The windows of this small neighborhood street do not display wooden planks, like some more frequented street shops in central Paris, regularly surveyed by demonstrators. The street, with its sparkling Christmas decorations and fir trees on the sidewalk, seems ready for the holidays. Only the customers are not there. Demonstrations at the call of the SNCF and RATP unions, among others, against the government’s pension reform weigh on year-end spending. “We are not able to reach our sales objectives”, confides Aurélie. “This Saturday was fine, but it was not what we are used to during Christmas time.” At her place, even the regulars are rare: “We have regular neighborhood customers: most of them are mothers. They don’t come anymore. The same goes for customers who work next door, and who came for lunch. To believe that the strikes put down the morale of everyone. ”

Read alsoPensions: what does the international press say about strikes and demonstrations in France?

One year after the blow to businesses by the demonstrations of yellow vests, traders are again worried about the consequences that strikes and demonstrations could have on their turnover. Even for local shops, a priori less exposed to the negative consequences of clashes than those in areas heavily dependent on transport, the finding is negative. “There are neighborhood customers, but we already know this one,” explains Aurélie. “We lose the passing customer, who was shopping and entering on a whim.”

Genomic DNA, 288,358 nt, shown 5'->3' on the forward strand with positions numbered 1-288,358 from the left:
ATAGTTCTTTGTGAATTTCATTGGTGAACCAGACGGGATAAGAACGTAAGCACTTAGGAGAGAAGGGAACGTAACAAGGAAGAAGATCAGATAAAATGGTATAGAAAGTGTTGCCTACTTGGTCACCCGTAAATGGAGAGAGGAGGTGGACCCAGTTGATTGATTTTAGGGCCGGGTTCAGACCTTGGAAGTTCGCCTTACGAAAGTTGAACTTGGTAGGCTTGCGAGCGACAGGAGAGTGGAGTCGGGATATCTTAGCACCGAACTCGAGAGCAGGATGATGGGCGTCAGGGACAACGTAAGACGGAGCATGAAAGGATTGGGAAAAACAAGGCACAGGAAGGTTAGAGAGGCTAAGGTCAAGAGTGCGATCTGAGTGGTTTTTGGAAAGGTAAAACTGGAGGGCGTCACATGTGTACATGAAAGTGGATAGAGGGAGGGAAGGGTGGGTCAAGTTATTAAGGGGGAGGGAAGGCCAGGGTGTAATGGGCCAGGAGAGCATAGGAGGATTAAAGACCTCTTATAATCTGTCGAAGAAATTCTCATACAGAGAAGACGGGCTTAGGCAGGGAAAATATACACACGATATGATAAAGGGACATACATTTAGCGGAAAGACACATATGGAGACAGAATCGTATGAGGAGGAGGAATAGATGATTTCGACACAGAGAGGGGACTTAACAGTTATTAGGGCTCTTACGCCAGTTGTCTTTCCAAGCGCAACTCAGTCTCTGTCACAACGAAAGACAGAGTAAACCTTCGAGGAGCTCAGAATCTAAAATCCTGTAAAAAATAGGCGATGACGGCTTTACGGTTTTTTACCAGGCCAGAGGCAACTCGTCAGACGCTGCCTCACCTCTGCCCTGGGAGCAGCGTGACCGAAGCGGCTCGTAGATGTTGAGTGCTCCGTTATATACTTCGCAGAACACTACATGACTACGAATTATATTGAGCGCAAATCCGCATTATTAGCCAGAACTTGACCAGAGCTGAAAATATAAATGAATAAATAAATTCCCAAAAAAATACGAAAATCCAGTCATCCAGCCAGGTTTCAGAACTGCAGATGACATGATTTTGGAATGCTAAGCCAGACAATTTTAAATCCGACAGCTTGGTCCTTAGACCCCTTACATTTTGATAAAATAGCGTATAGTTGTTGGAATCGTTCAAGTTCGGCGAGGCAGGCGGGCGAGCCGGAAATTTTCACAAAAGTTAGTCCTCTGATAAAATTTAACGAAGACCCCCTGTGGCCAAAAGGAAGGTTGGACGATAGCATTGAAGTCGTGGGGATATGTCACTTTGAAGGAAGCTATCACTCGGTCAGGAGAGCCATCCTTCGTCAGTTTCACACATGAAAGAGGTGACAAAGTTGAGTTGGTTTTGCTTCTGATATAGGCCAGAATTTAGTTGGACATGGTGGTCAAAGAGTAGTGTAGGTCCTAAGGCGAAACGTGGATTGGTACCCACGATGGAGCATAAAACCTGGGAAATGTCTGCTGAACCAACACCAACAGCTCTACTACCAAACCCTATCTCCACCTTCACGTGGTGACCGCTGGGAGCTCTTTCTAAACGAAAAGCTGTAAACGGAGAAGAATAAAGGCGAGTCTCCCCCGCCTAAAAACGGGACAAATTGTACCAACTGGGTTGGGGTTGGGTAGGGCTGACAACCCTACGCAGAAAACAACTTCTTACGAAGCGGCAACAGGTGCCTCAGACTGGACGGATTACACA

“We still manage to have more or less correct days, shade Chloë *, who sells Kiehl’s brand cosmetics, further down the street. “But the strike is making it very difficult for us sellers. One of my colleagues lives in Drancy, she has great difficulty getting to work. This morning, my trip took more than 2 hours, compared to 45 minutes usually. And if we cannot come, we are not paid, ”adds the young woman.

30% decrease in activity on average

The month of December “represents between 10% and 20% of the annual turnover of traders, according to figures from the federation of traders Alliance du Commerce. This structure, which brings together the Union du grand commerce de center-ville , the Federation of Clothing Stores and the Federation of Footwear Stores, represents 26,000 stores and 200,000 employees in the personal equipment sector.

The single day of Thursday, the first day of strike, resulted in “a 30% drop in activity on average in stores,” worried the federation of the trade alliance in a statement released on Friday. “The impact of the strike is particularly strong in the city centers of metropolises and large cities because of the transport strike, the significant drop in store traffic but also the closure, complete or partial (one or two hours), many shops. ”Rue du Commerce, this is the case:“ We close half an hour earlier, otherwise the teams cannot return, ”reports Chloë.